Table of Contents

Medical Ethical Issues, an Islamic Perspective

Published on: 8th February, 2024

Morality is a unique human subject. It is affected by a number of cultural factors, such as history, tradition, education, and religious beliefs. Ethics is based on two basic concepts: one is a "value" and the other is the duties "must". In the Islamic faith Health and illness as life and death are not mere facts, they include many values that must be respected. The disease, for example, is not only a medical scientific fact like other physiological phenomena. Despite the rise of secular people most of the arabs are believers and religion remains a significant force in society. Diseases and physical suffering have a big impact on the Muslim's life. It tests endurance, faith, and submission to one almighty God, who has healing powers for all patients. How staff ‘does’ good medical ethics depends on this perspective. To understand the Islamic contribution to medical ethics, five topics are discussed; first, obeying. God's commandments; second, categorising of commandments; third, the 5 guiding principles of Islamic Law (maqased); fourth, judging actions by intention and fifth, refers to a warrant belief in the divine decree and the predestination. In many Western countries multi-cultures and multi-religious textures are met including Muslim citizens and new immigrants. Medical Staff will be required at one point during their work to treat these Muslim patients; therefore, a minimum level of cultural awareness is a prerequisite for the delivery of care that is culturally sensitive. In this paper, there is the highlight of certain key teachings in Islamic medical issues and their applications. Hopefully, the insights gained will aid medical staff to better understand their Muslim patients and deliver care that pays due respect to their beliefs.Muslims in the U.S. and in Europe come from diverse backgrounds. Understanding their beliefs and observances is crucial for providing culturally competent care. In bringing any religious perspective to bear on medico-moral issues, a willingness to listen and courtesy in the debate is necessary.
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Strengthening Healthcare Delivery in the Democratic Republic of Congo through Adequate Nursing Workforce

Published on: 19th February, 2024

The Democratic Republic of Congo (DRC) grapples with a critical shortage of nurses, exacerbating disparities in healthcare access and outcomes. This mini-review examines the factors impacting the nursing workforce in the DRC and presents potential solutions to strengthen it. Decades-long regional conflicts have endangered the nursing workforce, resulting in an imbalanced distribution that disproportionately favors urban areas over rural regions. Inadequate healthcare funding, compounded by mismanagement, has led to resource scarcity and inequitable distribution, further hampering nursing efforts. Additionally, stagnant policy reforms and ineffective advocacy have hindered improvements in nurse employment, wages, education, and working conditions. Infrastructure deficiencies and medical supply shortages have also contributed to reduced incentives for nursing professionals. Therefore, we undertook a mini-review aimed at offering a succinct and targeted overview of nursing care in the DRC. This involved analyzing available literature and data concerning the nursing workforce with a particular focus on the DRC. We believe that addressing these interlinked challenges necessitates comprehensive strategies that prioritize establishing regional stability, responsibly allocating and increasing healthcare funding, incentivizing nurse recruitment and retention through policy adjustments, enhancing healthcare infrastructure and nursing education, and fostering both local and global collaboration. Investing in nursing is paramount for transforming healthcare delivery in the DRC, particularly considering nurses' pivotal roles in delivering preventive, therapeutic, and palliative care services. Strengthening nursing capacity and addressing systemic challenges are essential steps toward mitigating healthcare disparities and enhancing population health, aligning with the objectives outlined in the United Nations Sustainable Development Goals.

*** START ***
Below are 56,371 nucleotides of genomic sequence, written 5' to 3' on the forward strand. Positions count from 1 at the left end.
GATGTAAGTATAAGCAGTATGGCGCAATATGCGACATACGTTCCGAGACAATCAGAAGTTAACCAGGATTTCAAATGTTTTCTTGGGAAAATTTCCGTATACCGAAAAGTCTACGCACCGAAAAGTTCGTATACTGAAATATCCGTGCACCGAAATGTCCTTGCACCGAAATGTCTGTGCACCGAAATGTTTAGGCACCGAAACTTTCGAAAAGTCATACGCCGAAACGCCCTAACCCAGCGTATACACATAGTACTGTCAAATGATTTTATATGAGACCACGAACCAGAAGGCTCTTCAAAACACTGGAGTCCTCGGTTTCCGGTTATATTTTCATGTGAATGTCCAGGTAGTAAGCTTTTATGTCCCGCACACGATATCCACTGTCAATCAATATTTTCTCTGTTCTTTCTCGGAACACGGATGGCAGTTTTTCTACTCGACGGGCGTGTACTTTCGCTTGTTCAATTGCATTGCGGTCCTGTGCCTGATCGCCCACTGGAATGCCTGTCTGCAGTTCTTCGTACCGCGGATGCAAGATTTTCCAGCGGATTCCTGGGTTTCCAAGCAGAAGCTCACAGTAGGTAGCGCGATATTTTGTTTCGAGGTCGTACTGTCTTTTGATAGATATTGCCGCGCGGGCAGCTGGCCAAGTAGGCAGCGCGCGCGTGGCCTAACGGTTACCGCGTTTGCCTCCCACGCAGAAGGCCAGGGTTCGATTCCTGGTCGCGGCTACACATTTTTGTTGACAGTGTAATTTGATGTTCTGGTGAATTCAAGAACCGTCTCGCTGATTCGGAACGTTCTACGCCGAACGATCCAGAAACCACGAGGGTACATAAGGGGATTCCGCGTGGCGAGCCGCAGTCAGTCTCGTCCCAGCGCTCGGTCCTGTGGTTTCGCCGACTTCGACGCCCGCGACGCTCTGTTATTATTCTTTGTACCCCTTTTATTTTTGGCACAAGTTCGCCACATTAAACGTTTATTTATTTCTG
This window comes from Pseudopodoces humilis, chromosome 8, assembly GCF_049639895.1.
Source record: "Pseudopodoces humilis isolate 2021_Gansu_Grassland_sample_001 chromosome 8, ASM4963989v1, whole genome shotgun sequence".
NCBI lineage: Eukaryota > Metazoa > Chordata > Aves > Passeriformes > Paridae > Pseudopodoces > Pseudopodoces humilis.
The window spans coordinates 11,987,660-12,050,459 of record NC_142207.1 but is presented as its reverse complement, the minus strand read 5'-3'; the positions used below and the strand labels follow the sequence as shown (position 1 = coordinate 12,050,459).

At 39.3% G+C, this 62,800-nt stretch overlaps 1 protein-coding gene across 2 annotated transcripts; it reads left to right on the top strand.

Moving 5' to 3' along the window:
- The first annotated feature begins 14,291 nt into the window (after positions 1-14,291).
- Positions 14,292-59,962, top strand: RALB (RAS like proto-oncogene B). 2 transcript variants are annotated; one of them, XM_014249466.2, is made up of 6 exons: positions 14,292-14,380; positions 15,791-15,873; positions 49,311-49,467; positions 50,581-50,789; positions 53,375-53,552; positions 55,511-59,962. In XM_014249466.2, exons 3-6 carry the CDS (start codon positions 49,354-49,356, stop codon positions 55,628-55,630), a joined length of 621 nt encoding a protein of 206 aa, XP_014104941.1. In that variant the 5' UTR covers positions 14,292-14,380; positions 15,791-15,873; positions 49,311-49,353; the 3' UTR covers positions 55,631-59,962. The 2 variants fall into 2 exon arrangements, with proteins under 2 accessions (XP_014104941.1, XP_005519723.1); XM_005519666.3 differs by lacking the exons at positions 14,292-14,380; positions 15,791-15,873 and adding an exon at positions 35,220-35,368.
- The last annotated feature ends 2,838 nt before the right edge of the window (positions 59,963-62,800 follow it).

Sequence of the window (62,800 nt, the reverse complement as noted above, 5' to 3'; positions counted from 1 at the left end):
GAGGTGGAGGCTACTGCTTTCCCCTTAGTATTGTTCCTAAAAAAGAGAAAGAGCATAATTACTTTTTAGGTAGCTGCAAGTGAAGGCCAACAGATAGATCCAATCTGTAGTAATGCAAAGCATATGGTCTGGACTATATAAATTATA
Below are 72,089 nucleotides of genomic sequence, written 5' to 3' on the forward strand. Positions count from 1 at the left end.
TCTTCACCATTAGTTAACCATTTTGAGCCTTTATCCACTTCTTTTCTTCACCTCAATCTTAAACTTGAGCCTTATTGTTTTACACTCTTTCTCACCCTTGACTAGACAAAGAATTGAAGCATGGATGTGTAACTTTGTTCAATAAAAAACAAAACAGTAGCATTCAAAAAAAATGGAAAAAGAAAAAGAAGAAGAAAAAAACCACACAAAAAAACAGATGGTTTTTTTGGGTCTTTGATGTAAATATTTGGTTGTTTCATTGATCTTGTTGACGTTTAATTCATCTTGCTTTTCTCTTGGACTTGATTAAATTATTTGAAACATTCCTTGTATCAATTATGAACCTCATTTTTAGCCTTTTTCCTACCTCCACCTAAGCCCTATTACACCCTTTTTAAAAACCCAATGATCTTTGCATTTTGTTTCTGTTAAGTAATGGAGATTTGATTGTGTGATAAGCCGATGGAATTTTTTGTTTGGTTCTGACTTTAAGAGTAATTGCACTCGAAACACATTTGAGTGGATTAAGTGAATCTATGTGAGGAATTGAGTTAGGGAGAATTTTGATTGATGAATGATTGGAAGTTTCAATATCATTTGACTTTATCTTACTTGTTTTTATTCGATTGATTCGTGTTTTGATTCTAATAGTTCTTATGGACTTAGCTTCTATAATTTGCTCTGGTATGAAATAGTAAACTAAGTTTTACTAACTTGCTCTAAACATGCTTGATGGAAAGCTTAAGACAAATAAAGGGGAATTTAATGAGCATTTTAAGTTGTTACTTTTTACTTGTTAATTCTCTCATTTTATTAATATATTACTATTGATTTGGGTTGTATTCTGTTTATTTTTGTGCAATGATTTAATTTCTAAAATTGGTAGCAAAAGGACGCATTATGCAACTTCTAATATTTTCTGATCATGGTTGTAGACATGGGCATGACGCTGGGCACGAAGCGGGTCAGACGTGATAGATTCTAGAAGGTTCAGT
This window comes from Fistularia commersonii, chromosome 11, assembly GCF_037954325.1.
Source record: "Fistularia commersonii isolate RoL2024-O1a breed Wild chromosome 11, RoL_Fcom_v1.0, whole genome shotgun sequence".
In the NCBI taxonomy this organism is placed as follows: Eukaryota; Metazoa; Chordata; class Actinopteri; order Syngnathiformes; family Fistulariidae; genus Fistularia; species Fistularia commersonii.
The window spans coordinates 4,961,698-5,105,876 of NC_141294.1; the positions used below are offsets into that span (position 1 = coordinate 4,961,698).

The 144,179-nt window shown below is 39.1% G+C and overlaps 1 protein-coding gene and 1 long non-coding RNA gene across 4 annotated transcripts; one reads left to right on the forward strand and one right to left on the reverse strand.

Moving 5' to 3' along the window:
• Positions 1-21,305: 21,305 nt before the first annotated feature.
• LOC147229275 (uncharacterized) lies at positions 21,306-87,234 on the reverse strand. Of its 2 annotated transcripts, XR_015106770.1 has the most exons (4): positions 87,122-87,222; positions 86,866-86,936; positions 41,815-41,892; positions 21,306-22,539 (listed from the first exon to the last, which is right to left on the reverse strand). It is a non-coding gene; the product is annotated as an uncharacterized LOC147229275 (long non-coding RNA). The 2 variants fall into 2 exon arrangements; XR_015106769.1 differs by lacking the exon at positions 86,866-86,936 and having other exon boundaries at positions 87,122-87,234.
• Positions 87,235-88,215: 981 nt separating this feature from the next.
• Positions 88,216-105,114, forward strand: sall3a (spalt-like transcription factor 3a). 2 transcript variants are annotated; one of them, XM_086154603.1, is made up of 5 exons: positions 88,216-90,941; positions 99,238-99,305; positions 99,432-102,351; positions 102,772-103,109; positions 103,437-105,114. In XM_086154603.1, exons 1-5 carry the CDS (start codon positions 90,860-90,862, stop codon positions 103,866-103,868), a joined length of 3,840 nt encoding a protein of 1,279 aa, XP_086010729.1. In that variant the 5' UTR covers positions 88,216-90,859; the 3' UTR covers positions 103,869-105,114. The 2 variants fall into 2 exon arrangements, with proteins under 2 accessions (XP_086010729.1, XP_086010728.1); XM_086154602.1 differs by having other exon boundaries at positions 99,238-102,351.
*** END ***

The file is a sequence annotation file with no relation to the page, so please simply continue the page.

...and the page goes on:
Cite this ArticleCrossMarkPublonsHarvard Library HOLLISGrowKudosResearchGateBase SearchOAI PMHAcademic MicrosoftScilitSemantic ScholarUniversite de ParisUW LibrariesSJSU King LibrarySJSU King LibraryNUS LibraryMcGillDET KGL BIBLiOTEKJCU DiscoveryUniversidad De LimaWorldCatVU on WorldCat
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